(10)
    Story
    (11)

    If you could travel back to the world of ancient Palestine and hear Jesus teach in his own native tongue, what would you learn? Join Neil Douglas-Klotz, the brilliant translator and best selling author of Prayers of the Cosmos, as he delves into early New Testament scriptures written in Aramaic - the original language of Jesus and his followers. Overlooked for centuries by all but a small minority of the world's Christians, these sacred texts rejuvenate the teachings of Jesus with an original subtlety and richness of meaning found in no other translation. Douglas-Klotz draws us deeply into these passages of the Gospels - including the Beatitudes and the Lord's Prayer - and then adds to his passionate scholarship by teaching us a series of body-centered meditations for interpreting and reflecting on these sacred words in much the same way as the early Christians did. What lies hidden within these scriptures may surprise many: a visionary Christ who transcends the narrow and the dogmatic to offer us a grand cosmology based on the earthy wisdom of an ancient desert people.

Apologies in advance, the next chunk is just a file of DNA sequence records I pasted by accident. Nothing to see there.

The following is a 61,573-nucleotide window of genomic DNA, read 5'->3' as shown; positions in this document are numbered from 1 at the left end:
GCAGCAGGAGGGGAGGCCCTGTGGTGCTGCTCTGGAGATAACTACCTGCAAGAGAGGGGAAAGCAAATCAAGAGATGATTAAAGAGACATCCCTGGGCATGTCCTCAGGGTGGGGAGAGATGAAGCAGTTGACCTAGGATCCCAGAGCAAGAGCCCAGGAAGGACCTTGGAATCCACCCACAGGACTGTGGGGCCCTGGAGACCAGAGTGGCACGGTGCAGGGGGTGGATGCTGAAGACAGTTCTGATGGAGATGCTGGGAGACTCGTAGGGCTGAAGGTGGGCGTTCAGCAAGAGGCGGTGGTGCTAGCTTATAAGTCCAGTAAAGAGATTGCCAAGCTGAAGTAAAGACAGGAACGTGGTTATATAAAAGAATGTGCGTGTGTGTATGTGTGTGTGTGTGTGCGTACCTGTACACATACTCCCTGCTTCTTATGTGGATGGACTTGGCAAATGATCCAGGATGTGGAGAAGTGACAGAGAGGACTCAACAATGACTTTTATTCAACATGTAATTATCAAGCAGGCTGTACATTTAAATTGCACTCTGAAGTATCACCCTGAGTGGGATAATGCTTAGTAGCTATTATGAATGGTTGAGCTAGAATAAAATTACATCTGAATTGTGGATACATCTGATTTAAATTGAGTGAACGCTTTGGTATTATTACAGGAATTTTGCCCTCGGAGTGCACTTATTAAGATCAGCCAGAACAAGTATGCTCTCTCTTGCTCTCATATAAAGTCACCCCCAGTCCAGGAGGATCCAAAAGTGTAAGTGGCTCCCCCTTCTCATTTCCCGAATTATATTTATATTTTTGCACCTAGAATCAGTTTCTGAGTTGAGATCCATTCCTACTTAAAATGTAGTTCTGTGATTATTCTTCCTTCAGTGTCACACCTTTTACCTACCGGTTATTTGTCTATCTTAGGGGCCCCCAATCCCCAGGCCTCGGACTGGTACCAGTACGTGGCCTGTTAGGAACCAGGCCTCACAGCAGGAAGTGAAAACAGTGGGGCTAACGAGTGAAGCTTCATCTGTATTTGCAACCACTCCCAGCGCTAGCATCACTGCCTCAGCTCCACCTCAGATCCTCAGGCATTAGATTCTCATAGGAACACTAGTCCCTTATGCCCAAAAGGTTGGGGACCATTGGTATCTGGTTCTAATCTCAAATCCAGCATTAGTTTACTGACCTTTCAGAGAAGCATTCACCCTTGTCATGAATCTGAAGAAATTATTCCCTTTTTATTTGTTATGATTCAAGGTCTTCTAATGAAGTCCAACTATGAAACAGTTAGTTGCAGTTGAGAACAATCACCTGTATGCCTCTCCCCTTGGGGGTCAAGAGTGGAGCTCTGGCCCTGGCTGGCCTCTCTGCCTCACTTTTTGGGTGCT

Marie-Elizabeth Finamore says: "great workshop"
    "Wonderful"
    Overall
    Performance
    Story

    Neil Douglas-Klotz is such an underrated teacher. His style is very gentle and accessible, but the spiritual wisdom he unlocks through his translations of the Aramaic words of Jesus is nothing short of revolutionary. I would strongly recommend this audio program as a excellent introduction to Neil's other work (Original Prayer, Healing Breath, I Am).

    1 of 1 people found this review helpful
  • I Am: The Secret Teachings of the Aramaic Jesus

    • ORIGINAL (6 hrs and 39 mins)
    • By Neil Douglas-Klotz
    Overall
    (19)
    Performance
    (18)
    Story
    (19)

    Perhaps the most essential teachings given to us by Jesus came in the final year of his life on earth. Known as the "I AM" statements and found in the Gospel of John and the Gnostic Gospel of Thomas, these radical truths were offered to connect each one of us to the original source of Jesus' deeper power. But to fully grasp and embody these profound insights, teaches Dr. Neil Douglas-Klotz, we must hear them in Jesus' native tongue.

    Kate says: "Eye-Opening"
    "Hugely underrated teacher"
    Overall
    Performance
    Story